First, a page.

When installing SharePoint for the first time, there is an option to use either NTLM or Kerberos. Kerberos is recommended, but the caveat that they give you is that additional steps need to be taken by an administrator to make it work.
On older server versions (Windows Server 2003 R2, for instance) you could pick Kerberos from the get-go and continue setting everything up as long as you were logged in as an Administrator. Later on you’d find that nobody else could log in until an administrator set up the SPNs, and at that time you’d be setting them up (typically via command line).
If you’re installing SharePoint 2010 onto Server 2008 R2, though, Central Administration won’t even load until those same SPNs are set up. This post is intended as a quick walkthrough of how to do it if what I just said made no sense.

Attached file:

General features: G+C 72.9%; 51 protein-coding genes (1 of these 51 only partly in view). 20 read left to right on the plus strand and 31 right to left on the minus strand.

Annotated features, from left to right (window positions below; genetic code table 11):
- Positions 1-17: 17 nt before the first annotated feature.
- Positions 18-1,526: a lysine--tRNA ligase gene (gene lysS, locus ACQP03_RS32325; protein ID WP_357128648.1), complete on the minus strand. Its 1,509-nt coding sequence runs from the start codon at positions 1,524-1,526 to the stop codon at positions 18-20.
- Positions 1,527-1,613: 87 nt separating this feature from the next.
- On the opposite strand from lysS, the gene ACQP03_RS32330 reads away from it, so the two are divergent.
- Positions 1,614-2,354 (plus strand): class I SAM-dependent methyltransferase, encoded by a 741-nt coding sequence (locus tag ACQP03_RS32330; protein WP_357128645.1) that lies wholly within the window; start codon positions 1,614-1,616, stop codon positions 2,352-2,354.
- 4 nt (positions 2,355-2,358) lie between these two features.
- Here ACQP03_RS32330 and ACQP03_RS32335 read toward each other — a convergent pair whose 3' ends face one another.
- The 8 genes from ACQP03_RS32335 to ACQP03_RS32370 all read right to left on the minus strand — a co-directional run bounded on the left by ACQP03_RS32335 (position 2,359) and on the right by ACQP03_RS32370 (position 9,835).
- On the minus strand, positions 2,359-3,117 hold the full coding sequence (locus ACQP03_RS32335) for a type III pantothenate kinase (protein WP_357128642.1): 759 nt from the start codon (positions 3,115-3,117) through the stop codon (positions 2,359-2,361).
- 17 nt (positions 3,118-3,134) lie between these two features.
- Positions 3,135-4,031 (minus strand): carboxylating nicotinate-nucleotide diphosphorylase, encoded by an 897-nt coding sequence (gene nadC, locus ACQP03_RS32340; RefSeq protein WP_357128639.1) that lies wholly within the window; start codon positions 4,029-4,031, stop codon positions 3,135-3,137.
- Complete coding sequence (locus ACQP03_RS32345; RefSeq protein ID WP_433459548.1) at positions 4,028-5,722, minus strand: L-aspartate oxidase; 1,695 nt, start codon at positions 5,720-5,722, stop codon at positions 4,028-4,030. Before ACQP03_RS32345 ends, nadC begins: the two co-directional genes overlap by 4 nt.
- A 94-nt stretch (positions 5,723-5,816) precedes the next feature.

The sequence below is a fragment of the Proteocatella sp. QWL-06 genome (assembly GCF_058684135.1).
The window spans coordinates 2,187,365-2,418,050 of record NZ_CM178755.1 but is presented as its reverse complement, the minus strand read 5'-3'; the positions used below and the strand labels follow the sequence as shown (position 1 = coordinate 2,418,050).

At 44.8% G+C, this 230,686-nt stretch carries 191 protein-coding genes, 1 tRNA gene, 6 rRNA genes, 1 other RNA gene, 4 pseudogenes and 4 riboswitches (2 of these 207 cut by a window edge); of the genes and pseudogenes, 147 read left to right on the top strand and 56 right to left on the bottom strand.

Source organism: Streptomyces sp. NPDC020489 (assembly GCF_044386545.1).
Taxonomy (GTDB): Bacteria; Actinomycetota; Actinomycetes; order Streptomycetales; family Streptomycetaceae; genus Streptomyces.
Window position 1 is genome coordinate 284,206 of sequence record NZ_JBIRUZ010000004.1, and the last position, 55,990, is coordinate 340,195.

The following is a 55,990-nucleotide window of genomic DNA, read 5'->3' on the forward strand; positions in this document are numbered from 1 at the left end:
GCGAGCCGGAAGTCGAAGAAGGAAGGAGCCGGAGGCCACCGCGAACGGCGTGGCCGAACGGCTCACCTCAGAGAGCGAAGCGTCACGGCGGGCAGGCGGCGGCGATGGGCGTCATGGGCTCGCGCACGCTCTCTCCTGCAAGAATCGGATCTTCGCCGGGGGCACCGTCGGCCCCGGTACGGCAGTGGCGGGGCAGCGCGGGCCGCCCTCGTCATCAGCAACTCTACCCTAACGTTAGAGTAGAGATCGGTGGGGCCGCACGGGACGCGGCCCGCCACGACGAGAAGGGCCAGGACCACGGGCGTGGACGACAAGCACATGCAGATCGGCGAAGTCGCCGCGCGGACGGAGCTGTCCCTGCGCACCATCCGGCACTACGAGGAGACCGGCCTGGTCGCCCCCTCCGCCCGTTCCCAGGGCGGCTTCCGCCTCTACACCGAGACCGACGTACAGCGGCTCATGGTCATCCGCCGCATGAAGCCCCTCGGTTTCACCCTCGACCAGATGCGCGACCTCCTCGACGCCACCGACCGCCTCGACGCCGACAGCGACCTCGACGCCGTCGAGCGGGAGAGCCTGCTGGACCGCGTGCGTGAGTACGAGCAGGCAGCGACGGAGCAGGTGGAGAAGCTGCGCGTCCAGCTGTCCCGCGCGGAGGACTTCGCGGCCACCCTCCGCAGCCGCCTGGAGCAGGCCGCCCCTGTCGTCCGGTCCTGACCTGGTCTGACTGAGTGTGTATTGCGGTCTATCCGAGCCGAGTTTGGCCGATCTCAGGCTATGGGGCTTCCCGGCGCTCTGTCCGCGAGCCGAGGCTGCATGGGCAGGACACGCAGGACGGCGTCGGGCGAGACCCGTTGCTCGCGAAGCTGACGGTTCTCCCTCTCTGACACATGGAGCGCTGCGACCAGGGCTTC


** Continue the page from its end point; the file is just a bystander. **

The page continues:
In our case (for our test environment) we’re using the domain abcuniversityph.edu (does not exist – we just use this sample for class), have gone through the steps to install SharePoint, and have told it to use Kerberos for authentication. We then tried to load Central Administration and it wouldn’t allow us to log in.
Our next step is to use the ADSI Edit utility, which can be launched by typing adsiedit.msc in the search/run textbox from the start menu.
When that comes up, we need to locate the Administrator Container.
As you can see, we had to go to our domain, then choose the Users Container, and found Administrator in there.
At this point we’ll right click on the Administrator container, and choose Properties. From there, we locate the servicePrincipalName property and edit it.
For our example, the necessary line to add (just for Central Administration) was the http/abcuniversity.abcuniversity.edu:7777 line, as our Central Administration Web Application happens to be running on the lucky port 7777. Note that it takes the form of protocol/fully qualified computer name:port. We also added a line for the computer name on port 80 (by leaving the port off) so that the demo web applications that we create are also accessible.
At this time it’s enough to “OK” our way out of the utility, saving our changes along the way, and continue to set up the environment in your now more-secure environment.